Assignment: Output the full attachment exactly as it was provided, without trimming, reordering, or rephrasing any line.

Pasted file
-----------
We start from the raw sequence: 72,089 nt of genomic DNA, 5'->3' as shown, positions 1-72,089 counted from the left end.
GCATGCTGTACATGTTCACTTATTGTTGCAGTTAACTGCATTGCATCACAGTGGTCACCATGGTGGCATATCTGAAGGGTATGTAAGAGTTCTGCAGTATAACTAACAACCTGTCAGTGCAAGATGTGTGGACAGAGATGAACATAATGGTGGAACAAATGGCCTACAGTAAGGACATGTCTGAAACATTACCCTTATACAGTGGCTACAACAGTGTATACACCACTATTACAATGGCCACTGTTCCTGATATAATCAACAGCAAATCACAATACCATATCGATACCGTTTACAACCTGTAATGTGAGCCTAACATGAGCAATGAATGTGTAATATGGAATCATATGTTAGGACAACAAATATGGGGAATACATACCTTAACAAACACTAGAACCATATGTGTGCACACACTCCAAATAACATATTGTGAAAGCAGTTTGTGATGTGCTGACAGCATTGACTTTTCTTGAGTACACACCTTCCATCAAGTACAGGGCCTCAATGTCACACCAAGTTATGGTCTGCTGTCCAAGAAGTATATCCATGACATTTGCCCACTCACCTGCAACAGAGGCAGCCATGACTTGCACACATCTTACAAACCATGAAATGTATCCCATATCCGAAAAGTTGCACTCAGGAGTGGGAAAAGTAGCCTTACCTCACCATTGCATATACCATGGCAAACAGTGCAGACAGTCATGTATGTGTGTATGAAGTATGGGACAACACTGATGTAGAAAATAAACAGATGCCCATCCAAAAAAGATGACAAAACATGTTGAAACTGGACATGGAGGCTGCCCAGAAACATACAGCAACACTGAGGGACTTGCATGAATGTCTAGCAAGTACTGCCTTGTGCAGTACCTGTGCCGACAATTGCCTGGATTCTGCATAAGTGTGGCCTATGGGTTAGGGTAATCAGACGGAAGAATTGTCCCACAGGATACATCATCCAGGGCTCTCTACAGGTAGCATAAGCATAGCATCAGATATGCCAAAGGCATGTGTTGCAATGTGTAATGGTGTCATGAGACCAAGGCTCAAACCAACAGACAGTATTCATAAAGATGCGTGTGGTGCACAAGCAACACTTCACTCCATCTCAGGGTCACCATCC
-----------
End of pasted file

We start from the raw sequence: 72,089 nt of genomic DNA, 5'->3' as shown, positions 1-72,089 counted from the left end.
GCATGCTGTACATGTTCACTTATTGTTGCAGTTAACTGCATTGCATCACAGTGGTCACCATGGTGGCATATCTGAAGGGTATGTAAGAGTTCTGCAGTATAACTAACAACCTGTCAGTGCAAGATGTGTGGACAGAGATGAACATAATGGTGGAACAAATGGCCTACAGTAAGGACATGTCTGAAACATTACCCTTATACAGTGGCTACAACAGTGTATACACCACTATTACAATGGCCACTGTTCCTGATATAATCAACAGCAAATCACAATACCATATCGATACCGTTTACAACCTGTAATGTGAGCCTAACATGAGCAATGAATGTGTAATATGGAATCATATGTTAGGACAACAAATATGGGGAATACATACCTTAACAAACACTAGAACCATATGTGTGCACACACTCCAAATAACATATTGTGAAAGCAGTTTGTGATGTGCTGACAGCATTGACTTTTCTTGAGTACACACCTTCCATCAAGTACAGGGCCTCAATGTCACACCAAGTTATGGTCTGCTGTCCAAGAAGTATATCCATGACATTTGCCCACTCACCTGCAACAGAGGCAGCCATGACTTGCACACATCTTACAAACCATGAAATGTATCCCATATCCGAAAAGTTGCACTCAGGAGTGGGAAAAGTAGCCTTACCTCACCATTGCATATACCATGGCAAACAGTGCAGACAGTCATGTATGTGTGTATGAAGTATGGGACAACACTGATGTAGAAAATAAACAGATGCCCATCCAAAAAAGATGACAAAACATGTTGAAACTGGACATGGAGGCTGCCCAGAAACATACAGCAACACTGAGGGACTTGCATGAATGTCTAGCAAGTACTGCCTTGTGCAGTACCTGTGCCGACAATTGCCTGGATTCTGCATAAGTGTGGCCTATGGGTTAGGGTAATCAGACGGAAGAATTGTCCCACAGGATACATCATCCAGGGCTCTCTACAGGTAGCATAAGCATAGCATCAGATATGCCAAAGGCATGTGTTGCAATGTGTAATGGTGTCATGAGACCAAGGCTCAAACCAACAGACAGTATTCATAAAGATGCGTGTGGTGCACAAGCAACACTTCACTCCATCTCAGGGTCACCATCC